These three activists were strongly against slavery, and they worked hard to fight for what they believed in. Though different abolitionists had different approaches to fighting slavery, all of them wanted to achieve the same goal, which was to end slavery all together. Their actions may have even helped to speed up the development of the Civil War, which was won by the Union thereby turning the U.S. into a slave-free nation. Though many lives were lost in rebellions and the War, the dream of these three activists was accomplished, and slavery was made illegal in America.

Examples of unsuccessful student work

This essay is not successful in addressing the prompt in several ways. For one, the author does not establish time period or focus on the question of how abolitionists worked to end slavery. Furthermore, the author offers no analysis of the information presented and the essay is largely biographical instead of analytical. The transitions are awkward, and her use of language often incorrect.

Slavery in America was very common but there were also many abolitionist. Back in the 1800’s there lots of problems having to do with slavery there were many peoples like John Brown, Harriet Tubman, and Maria Stewart who were strongly against slavery and took actions against slavery and they all make a lot of changes for example Harriet Tubman.

Harriet Tubman risked her like to free other slaves. Tubman threatened any slaves that tried to turn back. She had a gun but nobody knew it wasn’t loaded. Tubman freed over 300 slaves. The reward for her capture was $40,000. Her message to slaves she helped free was: Be Free or Die. She was also the major conductor for the Underground Railroad.

Another abolitionist was John Brown instead of secretly freeing slaves he took chances in violent rebellion. His audience was slaves. His message towards people against slavery was: Kill the masters Kill anyone who disagrees. But in taking those actions there were consequences and they were he was hung and also his actions speeded up the country’s movement toward the Civil War.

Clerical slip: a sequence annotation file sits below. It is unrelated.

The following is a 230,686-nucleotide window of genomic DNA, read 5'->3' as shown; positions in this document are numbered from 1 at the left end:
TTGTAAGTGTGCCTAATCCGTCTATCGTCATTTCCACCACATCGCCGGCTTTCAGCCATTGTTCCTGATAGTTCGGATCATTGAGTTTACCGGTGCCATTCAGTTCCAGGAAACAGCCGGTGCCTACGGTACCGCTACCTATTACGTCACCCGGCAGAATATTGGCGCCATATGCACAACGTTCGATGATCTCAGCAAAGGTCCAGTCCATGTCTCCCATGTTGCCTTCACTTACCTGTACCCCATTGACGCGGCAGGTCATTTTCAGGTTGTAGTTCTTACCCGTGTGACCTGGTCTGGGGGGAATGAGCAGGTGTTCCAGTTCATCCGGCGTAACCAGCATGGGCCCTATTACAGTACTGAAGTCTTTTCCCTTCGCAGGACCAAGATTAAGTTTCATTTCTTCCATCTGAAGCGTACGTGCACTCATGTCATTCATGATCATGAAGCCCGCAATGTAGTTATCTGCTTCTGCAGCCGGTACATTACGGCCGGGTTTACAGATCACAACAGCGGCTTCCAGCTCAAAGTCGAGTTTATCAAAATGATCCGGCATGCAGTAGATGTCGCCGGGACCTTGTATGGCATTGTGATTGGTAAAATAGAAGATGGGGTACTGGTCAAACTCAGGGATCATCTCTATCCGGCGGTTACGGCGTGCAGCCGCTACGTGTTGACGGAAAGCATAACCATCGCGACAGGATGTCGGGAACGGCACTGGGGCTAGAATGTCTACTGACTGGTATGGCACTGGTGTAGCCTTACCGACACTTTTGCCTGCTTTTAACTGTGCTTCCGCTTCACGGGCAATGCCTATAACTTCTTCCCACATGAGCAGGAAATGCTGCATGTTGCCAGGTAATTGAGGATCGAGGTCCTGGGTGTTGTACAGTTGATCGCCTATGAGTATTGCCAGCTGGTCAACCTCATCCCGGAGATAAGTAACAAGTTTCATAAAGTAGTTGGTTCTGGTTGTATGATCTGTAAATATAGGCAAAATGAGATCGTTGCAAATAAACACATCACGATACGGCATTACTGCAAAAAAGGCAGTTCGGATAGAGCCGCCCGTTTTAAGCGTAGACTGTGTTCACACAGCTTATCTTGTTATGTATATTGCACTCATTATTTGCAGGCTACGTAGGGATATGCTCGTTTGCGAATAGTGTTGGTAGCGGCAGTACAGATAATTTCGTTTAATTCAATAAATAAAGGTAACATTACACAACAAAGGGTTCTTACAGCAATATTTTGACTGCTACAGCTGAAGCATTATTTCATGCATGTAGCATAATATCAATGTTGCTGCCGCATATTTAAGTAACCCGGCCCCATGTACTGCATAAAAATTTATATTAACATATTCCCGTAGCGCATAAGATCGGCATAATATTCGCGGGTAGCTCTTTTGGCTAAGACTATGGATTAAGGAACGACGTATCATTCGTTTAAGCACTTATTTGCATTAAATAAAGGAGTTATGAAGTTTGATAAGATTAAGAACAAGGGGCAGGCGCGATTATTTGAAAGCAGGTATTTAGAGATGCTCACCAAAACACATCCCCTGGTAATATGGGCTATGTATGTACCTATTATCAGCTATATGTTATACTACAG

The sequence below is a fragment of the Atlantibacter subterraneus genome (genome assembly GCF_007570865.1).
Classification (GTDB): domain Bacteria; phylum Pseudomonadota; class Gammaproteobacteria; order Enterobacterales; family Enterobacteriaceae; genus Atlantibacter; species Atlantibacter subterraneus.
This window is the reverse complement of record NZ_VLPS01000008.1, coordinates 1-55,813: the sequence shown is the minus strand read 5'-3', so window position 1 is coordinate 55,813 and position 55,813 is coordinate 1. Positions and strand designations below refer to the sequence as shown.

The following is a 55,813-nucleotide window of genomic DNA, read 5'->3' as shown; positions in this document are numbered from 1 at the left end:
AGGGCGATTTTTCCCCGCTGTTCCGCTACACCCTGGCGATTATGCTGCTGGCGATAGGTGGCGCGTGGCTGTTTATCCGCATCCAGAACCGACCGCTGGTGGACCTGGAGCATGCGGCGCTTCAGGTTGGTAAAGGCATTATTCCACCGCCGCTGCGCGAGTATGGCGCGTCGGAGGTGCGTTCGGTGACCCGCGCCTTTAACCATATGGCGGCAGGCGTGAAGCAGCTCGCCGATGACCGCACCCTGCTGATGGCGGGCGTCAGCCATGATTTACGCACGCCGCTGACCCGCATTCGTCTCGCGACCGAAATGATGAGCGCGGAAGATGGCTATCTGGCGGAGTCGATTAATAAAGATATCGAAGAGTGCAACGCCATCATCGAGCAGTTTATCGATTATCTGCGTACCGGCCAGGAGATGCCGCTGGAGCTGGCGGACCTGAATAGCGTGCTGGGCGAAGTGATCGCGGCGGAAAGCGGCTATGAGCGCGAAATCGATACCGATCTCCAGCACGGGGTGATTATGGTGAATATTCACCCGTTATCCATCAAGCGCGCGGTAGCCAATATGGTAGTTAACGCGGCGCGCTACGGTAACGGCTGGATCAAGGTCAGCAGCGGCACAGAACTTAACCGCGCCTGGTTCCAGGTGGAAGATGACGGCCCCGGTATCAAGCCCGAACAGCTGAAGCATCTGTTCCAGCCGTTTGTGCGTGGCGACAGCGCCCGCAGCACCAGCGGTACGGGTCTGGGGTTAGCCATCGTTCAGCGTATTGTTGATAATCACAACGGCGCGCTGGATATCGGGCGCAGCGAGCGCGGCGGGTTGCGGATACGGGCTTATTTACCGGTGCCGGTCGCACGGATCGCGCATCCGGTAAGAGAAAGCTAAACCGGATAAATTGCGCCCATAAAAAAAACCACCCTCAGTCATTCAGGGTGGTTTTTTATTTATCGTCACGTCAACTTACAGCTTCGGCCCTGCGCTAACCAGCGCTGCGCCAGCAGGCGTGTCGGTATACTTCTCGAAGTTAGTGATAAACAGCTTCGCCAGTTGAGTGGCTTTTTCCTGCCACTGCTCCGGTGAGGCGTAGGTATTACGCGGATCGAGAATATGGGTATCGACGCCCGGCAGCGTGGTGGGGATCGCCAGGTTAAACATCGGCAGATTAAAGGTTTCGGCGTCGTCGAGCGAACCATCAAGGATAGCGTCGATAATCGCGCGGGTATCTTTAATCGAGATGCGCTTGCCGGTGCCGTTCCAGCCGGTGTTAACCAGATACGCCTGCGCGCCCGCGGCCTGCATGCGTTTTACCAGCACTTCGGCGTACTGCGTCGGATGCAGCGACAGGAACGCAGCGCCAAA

The last abolitionist was Maria W. Steward. Her approach was public speaking and being a writer. Her audience was “Blacks to rely on themselves for freedom and civil rights and she insisted she was the voice of “god”. Sadly she was forced out of Boston and became a teacher.

So they were significant because they made a big difference in many people eye. They made them open their eyes to slavery and to see how bad really is so that many people change their ways. So we should all keep in mind messages from these great abolitionists because most of them risked their lives or even died for whats right.

This essay does try and explain some of the biographical information on different abolitionists, but in no ways offers any analysis or conclusion. Also, the constant switching between past and present tense is distracting to the reader. The author does not link the paragraphs cohesively together and does not connect the conclusion back to the introduction paragraph.

In the 1800’s, the discord between the two part of the United States nearly torn the whole country apart with hatred and segregation. Luckily there was some people, who we should call her, made a tremendous change to America’s history. These three abolitionists and activist; Harriet Tubman, David Walker, and Maria W. Stewart, are all example of what abolitionists do to oppose and/or try to end slavery.